• Aksan A.
      • Menze M.A.
      • Hand S.C.
      • Toner M.
      Biochim. Biophys. Acta.
      ,
      • Grelet J.
      • Benamar A.
      • Teyssier E.
      • Avelange-Macherel M.H.
      • Grunwald D.
      • Macherel D.
      Plant Physiol..
      ,
      • Yamaguchi R.
      • Andreyev A.
      • Murphy A.N.
      • Perkins G.A.
      • Ellisman M.H.
      • Newmeyer D.D.
      Cell Death Differ..
      -
      • Hand S.C.
      • Hagedorn M.
      Oceans and Human Health: Risks and Remedies from the Seas.
      ), and this lack of understanding may explain our limited success in stabilizing eukaryotic cells from nontolerant species (
      • Chen T.
      • Acker J.P.
      • Eroglu A.
      • Cheley S.
      • Bayley H.
      • Fowler A.
      • Toner M.
      Cryobiology.
      ,
      • Gordon S.L.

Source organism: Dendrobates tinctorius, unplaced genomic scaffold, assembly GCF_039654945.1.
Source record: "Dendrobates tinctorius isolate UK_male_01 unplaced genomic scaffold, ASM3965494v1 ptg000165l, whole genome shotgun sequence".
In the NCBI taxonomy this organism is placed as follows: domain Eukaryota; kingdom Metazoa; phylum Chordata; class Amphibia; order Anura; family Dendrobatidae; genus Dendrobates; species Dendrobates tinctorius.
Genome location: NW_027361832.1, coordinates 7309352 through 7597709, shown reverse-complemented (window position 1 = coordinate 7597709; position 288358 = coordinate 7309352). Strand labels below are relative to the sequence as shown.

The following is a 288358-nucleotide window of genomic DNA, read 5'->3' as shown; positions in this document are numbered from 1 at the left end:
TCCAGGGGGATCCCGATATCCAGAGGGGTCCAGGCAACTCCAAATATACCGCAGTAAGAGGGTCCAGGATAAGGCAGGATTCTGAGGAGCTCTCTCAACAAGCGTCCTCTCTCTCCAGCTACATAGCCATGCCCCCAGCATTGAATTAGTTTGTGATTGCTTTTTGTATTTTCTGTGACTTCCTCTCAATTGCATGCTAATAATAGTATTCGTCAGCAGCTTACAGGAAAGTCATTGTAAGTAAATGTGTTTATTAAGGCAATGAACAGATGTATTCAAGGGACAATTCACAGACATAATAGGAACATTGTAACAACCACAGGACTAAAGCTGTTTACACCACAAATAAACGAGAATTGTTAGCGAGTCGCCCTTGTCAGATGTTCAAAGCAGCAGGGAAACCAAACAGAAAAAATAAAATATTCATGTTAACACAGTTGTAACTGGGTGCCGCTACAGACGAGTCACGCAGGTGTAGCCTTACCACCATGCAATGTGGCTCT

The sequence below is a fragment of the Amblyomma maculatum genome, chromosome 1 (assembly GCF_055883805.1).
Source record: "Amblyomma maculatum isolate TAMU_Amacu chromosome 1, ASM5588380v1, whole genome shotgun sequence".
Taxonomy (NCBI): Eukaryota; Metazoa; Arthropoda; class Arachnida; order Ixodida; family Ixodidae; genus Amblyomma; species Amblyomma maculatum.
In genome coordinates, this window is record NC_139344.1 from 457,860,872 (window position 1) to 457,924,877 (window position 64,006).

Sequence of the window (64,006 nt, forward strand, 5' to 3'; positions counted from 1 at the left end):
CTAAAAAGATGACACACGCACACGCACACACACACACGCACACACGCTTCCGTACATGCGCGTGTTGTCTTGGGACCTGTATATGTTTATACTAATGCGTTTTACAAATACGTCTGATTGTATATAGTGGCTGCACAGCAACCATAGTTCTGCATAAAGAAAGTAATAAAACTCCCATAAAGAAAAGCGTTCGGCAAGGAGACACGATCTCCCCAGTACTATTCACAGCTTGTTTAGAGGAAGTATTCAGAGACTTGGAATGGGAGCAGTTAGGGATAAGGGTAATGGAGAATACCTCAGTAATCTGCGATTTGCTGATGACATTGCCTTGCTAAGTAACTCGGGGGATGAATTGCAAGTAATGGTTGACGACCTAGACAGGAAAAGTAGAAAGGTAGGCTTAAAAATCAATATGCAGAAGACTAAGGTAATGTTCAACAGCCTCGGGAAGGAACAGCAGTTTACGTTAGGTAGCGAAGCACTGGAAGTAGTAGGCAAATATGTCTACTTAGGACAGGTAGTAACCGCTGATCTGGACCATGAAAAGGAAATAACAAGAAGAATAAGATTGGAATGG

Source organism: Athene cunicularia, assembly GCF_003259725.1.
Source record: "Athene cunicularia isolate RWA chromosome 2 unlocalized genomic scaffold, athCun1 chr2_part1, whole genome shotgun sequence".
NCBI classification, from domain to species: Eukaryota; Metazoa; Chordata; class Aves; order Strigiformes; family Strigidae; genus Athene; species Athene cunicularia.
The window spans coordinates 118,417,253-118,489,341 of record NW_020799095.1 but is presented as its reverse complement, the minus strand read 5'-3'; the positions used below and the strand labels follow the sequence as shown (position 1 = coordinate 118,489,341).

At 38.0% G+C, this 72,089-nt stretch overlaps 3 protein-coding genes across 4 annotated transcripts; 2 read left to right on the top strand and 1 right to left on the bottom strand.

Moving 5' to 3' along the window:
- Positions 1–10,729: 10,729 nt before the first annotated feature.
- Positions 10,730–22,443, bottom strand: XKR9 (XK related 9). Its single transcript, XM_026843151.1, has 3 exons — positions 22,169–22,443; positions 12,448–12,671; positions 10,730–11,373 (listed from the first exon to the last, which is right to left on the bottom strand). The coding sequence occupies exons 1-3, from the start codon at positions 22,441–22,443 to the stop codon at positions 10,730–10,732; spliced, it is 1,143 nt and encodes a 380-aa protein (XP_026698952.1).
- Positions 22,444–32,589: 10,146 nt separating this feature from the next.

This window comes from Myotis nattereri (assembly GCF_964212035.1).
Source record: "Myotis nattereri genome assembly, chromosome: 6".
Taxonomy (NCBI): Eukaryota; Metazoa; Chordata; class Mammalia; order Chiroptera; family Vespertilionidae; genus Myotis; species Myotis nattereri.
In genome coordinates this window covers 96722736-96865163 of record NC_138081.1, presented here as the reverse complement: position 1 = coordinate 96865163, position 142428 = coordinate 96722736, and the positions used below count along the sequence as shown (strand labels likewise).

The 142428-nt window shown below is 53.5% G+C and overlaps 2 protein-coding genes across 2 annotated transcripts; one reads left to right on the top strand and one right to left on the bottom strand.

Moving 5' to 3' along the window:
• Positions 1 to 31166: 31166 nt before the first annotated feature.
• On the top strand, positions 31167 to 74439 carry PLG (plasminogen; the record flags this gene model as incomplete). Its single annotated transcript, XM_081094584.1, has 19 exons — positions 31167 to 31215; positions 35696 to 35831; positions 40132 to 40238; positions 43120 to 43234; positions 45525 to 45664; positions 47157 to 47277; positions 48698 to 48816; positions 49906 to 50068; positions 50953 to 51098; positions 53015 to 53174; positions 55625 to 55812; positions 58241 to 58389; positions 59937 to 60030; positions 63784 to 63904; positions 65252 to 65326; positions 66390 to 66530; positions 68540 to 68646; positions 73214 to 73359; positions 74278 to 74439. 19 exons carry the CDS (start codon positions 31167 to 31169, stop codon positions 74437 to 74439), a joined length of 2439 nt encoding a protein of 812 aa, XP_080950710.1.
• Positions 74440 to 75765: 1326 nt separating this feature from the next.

• Oppenheimer S.R.
      • Mackay A.M.
      • Brunnabend J.
      • Puhlev I.
      • Levine F.
      Cryobiology.
      ,
      • Eroglu A.
      • Toner M.
      • Toth T.L.
      Fertil. Steril..
      ,
      • Acker J.P.
      • Fowler B.
      • Lauman S.
      • Cheley S.
      • Toner M.
      Cell Preserv. Tech..
      ,
      • Crowe J.H.
      • Crowe L.M.
      • Tablin F.
      Integr. Comp. Biol..
      ,
      • Elliott G.D.
      • Liu X.H.
      • Cusick J.L.
      • Menze M.
      • Vincent J.
      • Witt T.
      • Hand S.
      • Toner M.
      Cryobiology.
      -
      • Eroglu A.
      • Russo M.J.
      • Bieganski R.
      • Fowler A.
      • Cheley S.
      • Bayley H.
      • Toner M.
      Nat. Biotechnol..
      ). We report here the novel targeting of a LEA protein to the mitochondrial compartment of an animal species and the associated protection against water stress.
      Trehalose stabilizes membrane structure through physical intercalation with phospholipids (
      • Crowe J.H.
      • Crowe L.M.
      • Tablin F.
      Integr. Comp. Biol..
      ,
      • Crowe J.H.
      • Oliver A.E.
      • Tablin F.
      Integr. Comp. Biol..
      ) and protects proteins against denaturation incurred during drying (
      • Carpenter J.F.
      • Martin B.
      • Crowe L.M.
      • Crowe J.H.
      Cryobiology.
      ) and freezing (
      • Carpenter J.F.
      • Hand S.C.
      • Crowe L.M.
      • Crowe J.H.
      Arch. Biochem. Biophys..